The Center for Medicare and Medicaid Service's (CMS) recently announced a Skilled Nursing Facility (SNF) Medicare rate reduction. With this announcement, nursing home shares have fallen from their lofty heights to year ago levels. The roller coaster ride for investors has been disconcerting and costly. Sadly, analysts did little to cushion the blow.
The expectation that high SNF Medicare rates would last was unreasonable and unfounded. Investors got a wake-up call on April 28 when CMS offered slim hope of a favorably outcome by proferring ambiguous guidance of either a 1.5% increase or an 11.3% decrease to the current rates. On the surface, this contradictory statement seemed an indication of dysfunction at CMS. It was also a reflection of the complicated rate making policies that had already committed CMS to its 2012 rate change. Regardless of CMS’ intention to provide visibility over 2012 rates, the agency has an obligation and the right to correct mistakes in its pricing model. The errors CMS was dealing with seemed to derive from its expectations of provider behavioral changes subsequent to the implementation of RUG IV in October 2010.
As I wrote in February in “Medicare Misses the Mark”, CMS had miscalibrated Medicare reimbursement rates implemented on October 1, 2010. While this contention was bolstered by the high Medicare rates public nursing home businesses were earning against a stated backdrop of “revenue neutral” CMS expectations, the subsequent notice on April 28th should have provided sufficient cause for investors to flee their positions. Then, on July 8th, the OIG announced concerns amid its own computation of overpayments amounting to 16%. Here was the smoking gun, yet somehow it was largely ignored.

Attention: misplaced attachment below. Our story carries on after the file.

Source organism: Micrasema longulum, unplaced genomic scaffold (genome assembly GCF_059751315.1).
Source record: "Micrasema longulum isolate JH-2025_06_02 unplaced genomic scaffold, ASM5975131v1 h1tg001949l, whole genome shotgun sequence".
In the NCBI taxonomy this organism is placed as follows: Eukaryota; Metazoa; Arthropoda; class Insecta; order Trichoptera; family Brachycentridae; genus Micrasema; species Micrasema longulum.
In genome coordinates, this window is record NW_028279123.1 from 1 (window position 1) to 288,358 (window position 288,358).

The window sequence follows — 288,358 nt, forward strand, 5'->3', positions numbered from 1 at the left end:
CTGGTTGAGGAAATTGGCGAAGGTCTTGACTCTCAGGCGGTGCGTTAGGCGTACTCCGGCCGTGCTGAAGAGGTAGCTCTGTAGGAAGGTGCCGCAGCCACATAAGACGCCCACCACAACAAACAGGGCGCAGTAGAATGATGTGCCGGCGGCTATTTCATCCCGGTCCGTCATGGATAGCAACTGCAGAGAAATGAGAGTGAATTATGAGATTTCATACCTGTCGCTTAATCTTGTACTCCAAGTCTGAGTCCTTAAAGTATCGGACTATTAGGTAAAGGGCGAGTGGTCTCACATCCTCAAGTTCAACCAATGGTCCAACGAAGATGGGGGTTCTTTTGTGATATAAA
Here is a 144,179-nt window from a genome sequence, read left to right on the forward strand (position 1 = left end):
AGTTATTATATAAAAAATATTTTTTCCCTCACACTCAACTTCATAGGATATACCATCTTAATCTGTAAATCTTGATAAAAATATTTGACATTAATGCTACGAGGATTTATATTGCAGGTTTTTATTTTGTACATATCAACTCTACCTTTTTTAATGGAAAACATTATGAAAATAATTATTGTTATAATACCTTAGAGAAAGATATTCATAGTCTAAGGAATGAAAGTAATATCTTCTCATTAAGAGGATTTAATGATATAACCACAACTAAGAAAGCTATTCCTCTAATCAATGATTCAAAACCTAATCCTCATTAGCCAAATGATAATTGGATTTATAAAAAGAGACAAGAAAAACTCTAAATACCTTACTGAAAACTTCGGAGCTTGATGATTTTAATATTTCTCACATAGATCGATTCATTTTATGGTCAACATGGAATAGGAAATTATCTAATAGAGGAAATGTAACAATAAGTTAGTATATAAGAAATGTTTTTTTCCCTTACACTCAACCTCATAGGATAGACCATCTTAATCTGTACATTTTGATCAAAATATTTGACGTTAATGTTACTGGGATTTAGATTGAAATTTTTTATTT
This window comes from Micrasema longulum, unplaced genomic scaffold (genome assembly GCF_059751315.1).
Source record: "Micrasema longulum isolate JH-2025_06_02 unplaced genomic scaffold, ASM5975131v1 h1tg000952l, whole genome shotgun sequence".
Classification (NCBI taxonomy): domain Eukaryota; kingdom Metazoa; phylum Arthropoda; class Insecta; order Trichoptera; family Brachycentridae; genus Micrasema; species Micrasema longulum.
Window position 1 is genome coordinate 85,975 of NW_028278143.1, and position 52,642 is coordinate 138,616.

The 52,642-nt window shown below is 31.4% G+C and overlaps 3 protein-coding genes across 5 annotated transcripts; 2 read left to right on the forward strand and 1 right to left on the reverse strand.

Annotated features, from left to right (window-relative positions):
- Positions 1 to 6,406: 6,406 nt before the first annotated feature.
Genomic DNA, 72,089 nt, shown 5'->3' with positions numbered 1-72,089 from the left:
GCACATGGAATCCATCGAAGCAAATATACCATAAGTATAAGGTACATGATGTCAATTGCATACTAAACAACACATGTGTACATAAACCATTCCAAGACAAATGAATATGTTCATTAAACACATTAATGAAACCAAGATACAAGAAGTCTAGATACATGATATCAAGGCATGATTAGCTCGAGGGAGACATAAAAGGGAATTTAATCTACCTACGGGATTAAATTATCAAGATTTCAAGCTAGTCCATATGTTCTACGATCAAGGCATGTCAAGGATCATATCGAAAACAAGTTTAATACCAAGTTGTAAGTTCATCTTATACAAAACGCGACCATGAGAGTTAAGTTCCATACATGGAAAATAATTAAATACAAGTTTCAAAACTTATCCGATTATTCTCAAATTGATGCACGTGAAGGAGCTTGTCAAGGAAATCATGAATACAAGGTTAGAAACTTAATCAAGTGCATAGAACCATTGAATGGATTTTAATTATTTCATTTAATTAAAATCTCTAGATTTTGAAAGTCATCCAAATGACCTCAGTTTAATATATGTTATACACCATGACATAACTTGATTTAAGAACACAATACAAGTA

Upon release of the new rates on July 29, senior care industry stocks collapsed (with Sun Healthcare Group (SUNH), Five Star Quality Care (FVE), Skilled Healthcare Group (SKH), Kindred Healthcare (KND) and The Ensign Group (ENSG) all down over 33% in the past month). Eventually these losses hit the related REITs (with Senior Housing Properties Trust (SNH), Health Care REIT (HCN), HCP (HCP) and Ventas (VTR) all down 12% or more in the past month. So much for the efficient market hypothesis!
In looking at these stocks in the aftermath of this carnage, I believe that there is short-term trading opportunity to the upside as these shares consolidate their losses and expectations of Armageddon diminish. However, the pricing of public SNF shares in a range of 8 to 10 times, expected, forward earnings seems the best one can hope for.
Looking forward, I am very pessimistic about the industry. Despite a rapidly aging population and a compelling story as the low cost provider of sub acute nursing care, skilled nursing facilities are under tremendous pricing, cost and regulatory pressures – from the OIG, Medicare, Medicaid, plaintiff lawyers, RAC auditors and various inflationary pressures. The once high expectation of relief via health reform initiatives seems to have given way to SNF’s occupying the least well positioned seat at the bargaining table when it comes to Accountable Care Organization bargaining and pricing.
Furthermore, in the current federal debt and budgetary climate, one must remember how far our government has gone in the past to wring costs from the health system. Eventually, our public payors like to extract any remaining margins from the system, just look at our hospital system. As a long-term industry buyer once said, “the nursing home industry once was dominated by non profits and one day it will be again.”
Disclosure: I have no positions in any stocks mentioned, and no plans to initiate any positions within the next 72 hours.